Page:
New Arm processor core targets WLAN, Bluetooth chips

Less is more, at least when it comes to Arm Ltd.'s new processor core design. The company reduced the size and the number of transistors on its new ARM968E-S core in order to reduce the power consumption of chips used to connect to wireless networks, it said Wednesday.

Arm, based in Cambridge, England, doesn't manufacture any processors. It designs the cores that semiconductor manufacturers use in finished products for personal digital assistants (PDAs), cell phones and networking devices, among other things. Companies such as Texas Instruments Inc., Toshiba Corp., Motorola Inc. and Intersil Corp. all use Arm designs in their processors.

The ARM968E-S core is designed to be incorporated into chips for 802.11 wireless LANs as well as chips that support the Bluetooth short-range networking standard, said Richard Phelan, embedded cores product manager for Arm. The core is 20 percent smaller than the preceding ARM966E-S core design and uses 10 percent less power, because fewer transistors were built into the core, he said.

A new memory architecture helps move data into and out of the processor core from the memory more quickly than previous designs without affecting processing performance, Phelan said. This is ideal for communications devices that need to process a stream of data, such as audio or video, he said.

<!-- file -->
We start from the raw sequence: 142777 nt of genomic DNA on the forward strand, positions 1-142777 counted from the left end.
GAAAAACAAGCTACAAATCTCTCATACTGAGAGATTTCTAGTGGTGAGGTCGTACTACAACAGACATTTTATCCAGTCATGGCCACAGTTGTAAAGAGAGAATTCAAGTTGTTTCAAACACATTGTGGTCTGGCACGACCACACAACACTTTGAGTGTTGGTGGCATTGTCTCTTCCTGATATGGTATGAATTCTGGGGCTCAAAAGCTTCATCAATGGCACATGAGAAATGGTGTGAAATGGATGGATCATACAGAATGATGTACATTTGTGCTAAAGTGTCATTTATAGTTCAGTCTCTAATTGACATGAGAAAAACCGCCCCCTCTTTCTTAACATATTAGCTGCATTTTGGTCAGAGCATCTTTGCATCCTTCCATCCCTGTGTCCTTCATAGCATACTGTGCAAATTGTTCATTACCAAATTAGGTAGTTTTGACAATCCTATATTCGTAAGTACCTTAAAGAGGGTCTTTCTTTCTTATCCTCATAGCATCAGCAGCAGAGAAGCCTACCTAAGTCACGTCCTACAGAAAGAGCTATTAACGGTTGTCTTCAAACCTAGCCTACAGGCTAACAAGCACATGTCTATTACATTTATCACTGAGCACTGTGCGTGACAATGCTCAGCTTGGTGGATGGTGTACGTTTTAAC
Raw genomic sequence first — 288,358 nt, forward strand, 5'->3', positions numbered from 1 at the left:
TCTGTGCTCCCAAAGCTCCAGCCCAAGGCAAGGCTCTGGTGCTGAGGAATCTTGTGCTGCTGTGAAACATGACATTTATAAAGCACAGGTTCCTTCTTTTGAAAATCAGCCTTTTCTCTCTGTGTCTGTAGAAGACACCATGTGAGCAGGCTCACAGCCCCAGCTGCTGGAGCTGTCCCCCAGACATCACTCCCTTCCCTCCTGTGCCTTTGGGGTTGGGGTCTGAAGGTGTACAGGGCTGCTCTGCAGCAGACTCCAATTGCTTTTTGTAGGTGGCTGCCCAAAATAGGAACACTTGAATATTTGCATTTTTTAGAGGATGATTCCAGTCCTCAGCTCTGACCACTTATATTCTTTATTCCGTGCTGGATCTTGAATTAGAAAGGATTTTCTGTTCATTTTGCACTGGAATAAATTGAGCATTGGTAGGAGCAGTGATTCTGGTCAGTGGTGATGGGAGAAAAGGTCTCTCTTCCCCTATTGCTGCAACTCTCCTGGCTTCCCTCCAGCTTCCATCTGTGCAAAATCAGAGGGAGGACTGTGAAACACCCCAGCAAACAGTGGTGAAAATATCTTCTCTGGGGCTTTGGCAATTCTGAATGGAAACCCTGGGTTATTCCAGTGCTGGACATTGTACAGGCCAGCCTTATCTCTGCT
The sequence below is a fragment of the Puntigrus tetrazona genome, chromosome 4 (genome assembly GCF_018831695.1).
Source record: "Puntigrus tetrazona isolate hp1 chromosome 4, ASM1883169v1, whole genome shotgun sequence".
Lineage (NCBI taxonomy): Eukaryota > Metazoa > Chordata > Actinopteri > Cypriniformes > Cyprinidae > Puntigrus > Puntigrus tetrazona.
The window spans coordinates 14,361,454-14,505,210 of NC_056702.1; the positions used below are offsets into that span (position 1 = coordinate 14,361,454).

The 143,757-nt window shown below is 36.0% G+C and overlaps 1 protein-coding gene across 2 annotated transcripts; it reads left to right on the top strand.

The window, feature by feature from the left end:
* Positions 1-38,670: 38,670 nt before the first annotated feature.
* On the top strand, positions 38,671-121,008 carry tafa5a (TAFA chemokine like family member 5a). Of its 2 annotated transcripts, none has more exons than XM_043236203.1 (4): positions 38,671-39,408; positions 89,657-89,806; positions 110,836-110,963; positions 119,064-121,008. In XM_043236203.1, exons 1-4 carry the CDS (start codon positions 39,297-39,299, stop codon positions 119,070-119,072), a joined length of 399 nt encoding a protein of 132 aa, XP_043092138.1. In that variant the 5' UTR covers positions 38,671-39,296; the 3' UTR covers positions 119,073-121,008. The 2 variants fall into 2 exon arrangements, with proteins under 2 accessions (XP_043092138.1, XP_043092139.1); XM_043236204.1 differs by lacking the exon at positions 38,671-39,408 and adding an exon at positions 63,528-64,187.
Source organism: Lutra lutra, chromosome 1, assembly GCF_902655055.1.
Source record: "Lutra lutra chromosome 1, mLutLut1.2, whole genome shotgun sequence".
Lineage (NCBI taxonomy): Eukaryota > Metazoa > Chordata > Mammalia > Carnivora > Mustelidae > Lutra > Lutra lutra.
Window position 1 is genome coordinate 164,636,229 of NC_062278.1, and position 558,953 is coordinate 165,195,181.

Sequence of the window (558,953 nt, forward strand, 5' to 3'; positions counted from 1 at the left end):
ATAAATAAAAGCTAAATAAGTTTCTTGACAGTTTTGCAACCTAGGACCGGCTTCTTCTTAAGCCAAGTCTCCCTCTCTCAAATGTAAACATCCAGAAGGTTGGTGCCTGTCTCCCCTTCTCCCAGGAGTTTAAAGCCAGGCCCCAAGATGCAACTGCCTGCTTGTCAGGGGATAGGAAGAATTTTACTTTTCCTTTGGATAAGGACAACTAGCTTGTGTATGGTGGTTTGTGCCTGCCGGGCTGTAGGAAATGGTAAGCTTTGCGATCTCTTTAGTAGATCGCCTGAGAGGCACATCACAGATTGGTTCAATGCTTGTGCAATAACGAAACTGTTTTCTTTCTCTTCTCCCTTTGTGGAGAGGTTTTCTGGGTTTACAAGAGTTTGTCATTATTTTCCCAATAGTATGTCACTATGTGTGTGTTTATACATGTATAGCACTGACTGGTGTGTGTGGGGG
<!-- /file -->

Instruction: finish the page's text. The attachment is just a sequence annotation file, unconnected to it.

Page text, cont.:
Arm incorporated a direct memory access controller into the core design that improves the efficiency of the processor, Phelan said. Normally the manufacturer would have to add this product in after licensing the core design, but by having the controller validated as part of the Arm core, the manufacturer saves money and time with a more complete product, he said.

PDAs and cell phones will be the primary target for wireless networking chips based on the 968 core, Phelan said. Expansion cards for devices that lack built-in wireless support could also use this processor core, he said.

Initially, chip manufacturers will be able to use the core in chips with clock speeds ranging from 100MHz to 120MHz, but those speeds will probably increase over time, Phelan said.

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Tom Krazit

IDG News Service
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